If anything, as close as PCem got me to a satisfactory experience was what finally teased me enough to just buy a damned retro pc instead. If I'd never messed around with it, I may never have done it.

You are absolutely right. If I had not gone down the rabbit hole and gotten sooooo close, I don't think I would have bothered.

Reply 3 of 18, by SScorpio

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I recommend getting a SB Live or Audigy 1, you'll get better quality EAX which many games of that era support. You can keep the YMF744 for DOS gaming if you want.

In my A64 Win98 build I'm actually using a SB Audigy 1 and Diamond MX300. I have the digital out from the MX300 to the Audigy's CD Digital In. I have the CD drive's digital out going to a Live's TOSLink 2 input (don't ask, the MX300 doesn't work going to Live drive with an Audigy, but it did with a Live 5.1).

For DOS I use the Audigy's SB16 emulation most games are either CD Audio, or support MIDI so I run external MIDI modules so Adlib isn't a large concern for me. For older games where Adlib matters I have a AMD 5x86 133 with YMF719 and SB Vibra 16. For older stuff I have a MiSTer FPGA running ao486. There is a bit of a gap from the 5x86 133 -> A64, but I thankfully haven't run into games running too fast on the A64 and too slow on the 5x86.

Reply 4 of 18, by bZbZbZ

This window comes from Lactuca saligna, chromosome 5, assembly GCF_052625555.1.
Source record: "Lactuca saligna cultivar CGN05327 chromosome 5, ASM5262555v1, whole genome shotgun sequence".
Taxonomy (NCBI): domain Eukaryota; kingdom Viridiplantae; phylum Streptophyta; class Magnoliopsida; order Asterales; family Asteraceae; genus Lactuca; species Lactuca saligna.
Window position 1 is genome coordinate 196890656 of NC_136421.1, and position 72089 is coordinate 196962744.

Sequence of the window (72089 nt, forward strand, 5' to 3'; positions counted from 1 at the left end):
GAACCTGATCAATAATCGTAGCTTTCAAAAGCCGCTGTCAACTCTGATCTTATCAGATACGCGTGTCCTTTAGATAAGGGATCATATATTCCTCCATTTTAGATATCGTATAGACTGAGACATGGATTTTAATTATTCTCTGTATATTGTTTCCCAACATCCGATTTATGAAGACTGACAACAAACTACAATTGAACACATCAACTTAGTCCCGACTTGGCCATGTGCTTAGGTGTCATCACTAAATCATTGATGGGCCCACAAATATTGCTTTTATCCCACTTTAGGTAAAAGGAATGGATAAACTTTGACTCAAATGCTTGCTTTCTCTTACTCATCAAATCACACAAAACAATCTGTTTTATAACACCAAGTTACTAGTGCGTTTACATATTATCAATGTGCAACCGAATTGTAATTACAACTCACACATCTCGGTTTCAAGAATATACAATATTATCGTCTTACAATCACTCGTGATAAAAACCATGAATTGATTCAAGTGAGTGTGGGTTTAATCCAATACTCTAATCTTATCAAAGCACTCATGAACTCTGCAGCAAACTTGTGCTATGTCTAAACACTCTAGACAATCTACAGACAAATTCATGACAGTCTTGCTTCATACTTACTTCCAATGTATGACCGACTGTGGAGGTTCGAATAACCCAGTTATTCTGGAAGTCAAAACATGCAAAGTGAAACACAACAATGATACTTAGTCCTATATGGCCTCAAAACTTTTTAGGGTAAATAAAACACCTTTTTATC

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Yes, it is amazing that the in-box coolers for many generations of AMD processors still fit on socket 754/939 motherboards from 17 years ago!!! This is particularly useful because I expect a lot of people with new Ryzen builds are using a 3rd party cooler (Liquid, Closed Loop, big air, etc). The stock 125W Wraith cooler might not be the best thing for a Ryzen 9 3900X or an AM3FX, but it's perfect overkill for s754/939 CPUs!

Nice work!

Reply 5 of 18, by border collie21

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If you haven't yet I'd definitely repaste that GeForce card, as heat seems to have killed a lot of cards from that generation.

https://imgur.com/a/L3I5b3M
Specs for my desktops + daily driver laptop.

Looking for
2GB DDR set of Corsair XMS Pro or Xpert (ones with LEDs or 7-segment displays)
Tualatin-compatible slotket adapter
4GB DDR2 DIMMs(?)
Matrox Parhelia PCI-X

Reply 6 of 18, by draetheus

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SScorpio wrote on 2021-01-25, 21:03:

I recommend getting a SB Live or Audigy 1, you'll get better quality EAX which many games of that era support. You can keep the YMF744 for DOS gaming if you want.

In my A64 Win98 build I'm actually using a SB Audigy 1 and Diamond MX300. I have the digital out from the MX300 to the Audigy's CD Digital In. I have the CD drive's digital out going to a Live's TOSLink 2 input (don't ask, the MX300 doesn't work going to Live drive with an Audigy, but it did with a Live 5.1).

For DOS I use the Audigy's SB16 emulation most games are either CD Audio, or support MIDI so I run external MIDI modules so Adlib isn't a large concern for me. For older games where Adlib matters I have a AMD 5x86 133 with YMF719 and SB Vibra 16. For older stuff I have a MiSTer FPGA running ao486. There is a bit of a gap from the 5x86 133 -> A64, but I thankfully haven't run into games running too fast on the A64 and too slow on the 5x86.

Yeah, I am thinking of picking up an Audigy 1 or 2 and a stereo line mixer (to avoid any weird routing). The YMF744 is great for compatibility but I do wish I had something with a higher SNR and better EAX.

Reply 7 of 18, by draetheus